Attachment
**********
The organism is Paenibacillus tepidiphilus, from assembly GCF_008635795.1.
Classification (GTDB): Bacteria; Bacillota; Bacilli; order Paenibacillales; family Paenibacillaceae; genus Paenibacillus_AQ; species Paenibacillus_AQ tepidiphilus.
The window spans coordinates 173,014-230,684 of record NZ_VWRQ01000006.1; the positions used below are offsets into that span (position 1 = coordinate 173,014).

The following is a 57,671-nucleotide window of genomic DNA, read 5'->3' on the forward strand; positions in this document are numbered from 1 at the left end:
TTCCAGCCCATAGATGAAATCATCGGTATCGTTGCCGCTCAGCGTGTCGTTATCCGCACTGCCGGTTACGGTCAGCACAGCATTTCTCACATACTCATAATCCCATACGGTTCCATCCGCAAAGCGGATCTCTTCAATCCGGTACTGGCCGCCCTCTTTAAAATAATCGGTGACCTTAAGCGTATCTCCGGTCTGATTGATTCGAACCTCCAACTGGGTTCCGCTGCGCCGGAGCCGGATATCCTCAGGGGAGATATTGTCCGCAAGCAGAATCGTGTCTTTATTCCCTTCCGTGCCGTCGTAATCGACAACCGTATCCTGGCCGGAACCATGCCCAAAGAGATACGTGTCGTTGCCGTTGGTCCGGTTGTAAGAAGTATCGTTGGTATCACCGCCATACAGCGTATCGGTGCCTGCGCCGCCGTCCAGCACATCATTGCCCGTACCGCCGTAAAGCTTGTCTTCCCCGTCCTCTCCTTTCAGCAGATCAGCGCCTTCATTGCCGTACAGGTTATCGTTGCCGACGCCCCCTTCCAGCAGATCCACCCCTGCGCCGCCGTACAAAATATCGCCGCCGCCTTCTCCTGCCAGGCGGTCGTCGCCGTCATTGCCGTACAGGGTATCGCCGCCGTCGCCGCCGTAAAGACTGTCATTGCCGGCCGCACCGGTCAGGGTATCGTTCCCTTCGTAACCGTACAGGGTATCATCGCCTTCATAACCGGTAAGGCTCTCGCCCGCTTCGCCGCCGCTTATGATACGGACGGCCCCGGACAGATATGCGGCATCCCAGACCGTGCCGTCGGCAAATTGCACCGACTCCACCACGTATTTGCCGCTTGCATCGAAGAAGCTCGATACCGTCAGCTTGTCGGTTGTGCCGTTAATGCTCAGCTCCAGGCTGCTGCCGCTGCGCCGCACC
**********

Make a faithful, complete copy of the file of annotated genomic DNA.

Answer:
The organism is Paenibacillus tepidiphilus, from assembly GCF_008635795.1.
Classification (GTDB): Bacteria; Bacillota; Bacilli; order Paenibacillales; family Paenibacillaceae; genus Paenibacillus_AQ; species Paenibacillus_AQ tepidiphilus.
The window spans coordinates 173,014-230,684 of record NZ_VWRQ01000006.1; the positions used below are offsets into that span (position 1 = coordinate 173,014).

The following is a 57,671-nucleotide window of genomic DNA, read 5'->3' on the forward strand; positions in this document are numbered from 1 at the left end:
TTCCAGCCCATAGATGAAATCATCGGTATCGTTGCCGCTCAGCGTGTCGTTATCCGCACTGCCGGTTACGGTCAGCACAGCATTTCTCACATACTCATAATCCCATACGGTTCCATCCGCAAAGCGGATCTCTTCAATCCGGTACTGGCCGCCCTCTTTAAAATAATCGGTGACCTTAAGCGTATCTCCGGTCTGATTGATTCGAACCTCCAACTGGGTTCCGCTGCGCCGGAGCCGGATATCCTCAGGGGAGATATTGTCCGCAAGCAGAATCGTGTCTTTATTCCCTTCCGTGCCGTCGTAATCGACAACCGTATCCTGGCCGGAACCATGCCCAAAGAGATACGTGTCGTTGCCGTTGGTCCGGTTGTAAGAAGTATCGTTGGTATCACCGCCATACAGCGTATCGGTGCCTGCGCCGCCGTCCAGCACATCATTGCCCGTACCGCCGTAAAGCTTGTCTTCCCCGTCCTCTCCTTTCAGCAGATCAGCGCCTTCATTGCCGTACAGGTTATCGTTGCCGACGCCCCCTTCCAGCAGATCCACCCCTGCGCCGCCGTACAAAATATCGCCGCCGCCTTCTCCTGCCAGGCGGTCGTCGCCGTCATTGCCGTACAGGGTATCGCCGCCGTCGCCGCCGTAAAGACTGTCATTGCCGGCCGCACCGGTCAGGGTATCGTTCCCTTCGTAACCGTACAGGGTATCATCGCCTTCATAACCGGTAAGGCTCTCGCCCGCTTCGCCGCCGCTTATGATACGGACGGCCCCGGACAGATATGCGGCATCCCAGACCGTGCCGTCGGCAAATTGCACCGACTCCACCACGTATTTGCCGCTTGCATCGAAGAAGCTCGATACCGTCAGCTTGTCGGTTGTGCCGTTAATGCTCAGCTCCAGGCTGCTGCCGCTGCGCCGCACC